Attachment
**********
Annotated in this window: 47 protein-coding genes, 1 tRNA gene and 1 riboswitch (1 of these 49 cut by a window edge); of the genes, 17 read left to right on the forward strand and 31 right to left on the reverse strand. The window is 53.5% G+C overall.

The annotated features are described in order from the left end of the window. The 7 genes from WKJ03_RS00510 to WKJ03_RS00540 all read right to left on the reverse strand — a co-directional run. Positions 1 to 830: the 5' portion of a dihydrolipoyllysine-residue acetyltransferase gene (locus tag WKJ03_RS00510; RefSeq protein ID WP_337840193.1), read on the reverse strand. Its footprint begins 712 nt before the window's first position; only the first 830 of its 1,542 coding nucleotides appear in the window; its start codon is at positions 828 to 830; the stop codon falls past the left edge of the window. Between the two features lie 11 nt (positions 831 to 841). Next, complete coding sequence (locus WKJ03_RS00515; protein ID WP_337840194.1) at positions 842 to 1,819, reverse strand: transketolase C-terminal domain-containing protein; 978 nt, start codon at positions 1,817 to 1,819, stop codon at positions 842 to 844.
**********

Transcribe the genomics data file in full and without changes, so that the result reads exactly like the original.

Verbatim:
Annotated in this window: 47 protein-coding genes, 1 tRNA gene and 1 riboswitch (1 of these 49 cut by a window edge); of the genes, 17 read left to right on the forward strand and 31 right to left on the reverse strand. The window is 53.5% G+C overall.

The annotated features are described in order from the left end of the window. The 7 genes from WKJ03_RS00510 to WKJ03_RS00540 all read right to left on the reverse strand — a co-directional run. Positions 1 to 830: the 5' portion of a dihydrolipoyllysine-residue acetyltransferase gene (locus tag WKJ03_RS00510; RefSeq protein ID WP_337840193.1), read on the reverse strand. Its footprint begins 712 nt before the window's first position; only the first 830 of its 1,542 coding nucleotides appear in the window; its start codon is at positions 828 to 830; the stop codon falls past the left edge of the window. Between the two features lie 11 nt (positions 831 to 841). Next, complete coding sequence (locus WKJ03_RS00515; protein ID WP_337840194.1) at positions 842 to 1,819, reverse strand: transketolase C-terminal domain-containing protein; 978 nt, start codon at positions 1,817 to 1,819, stop codon at positions 842 to 844.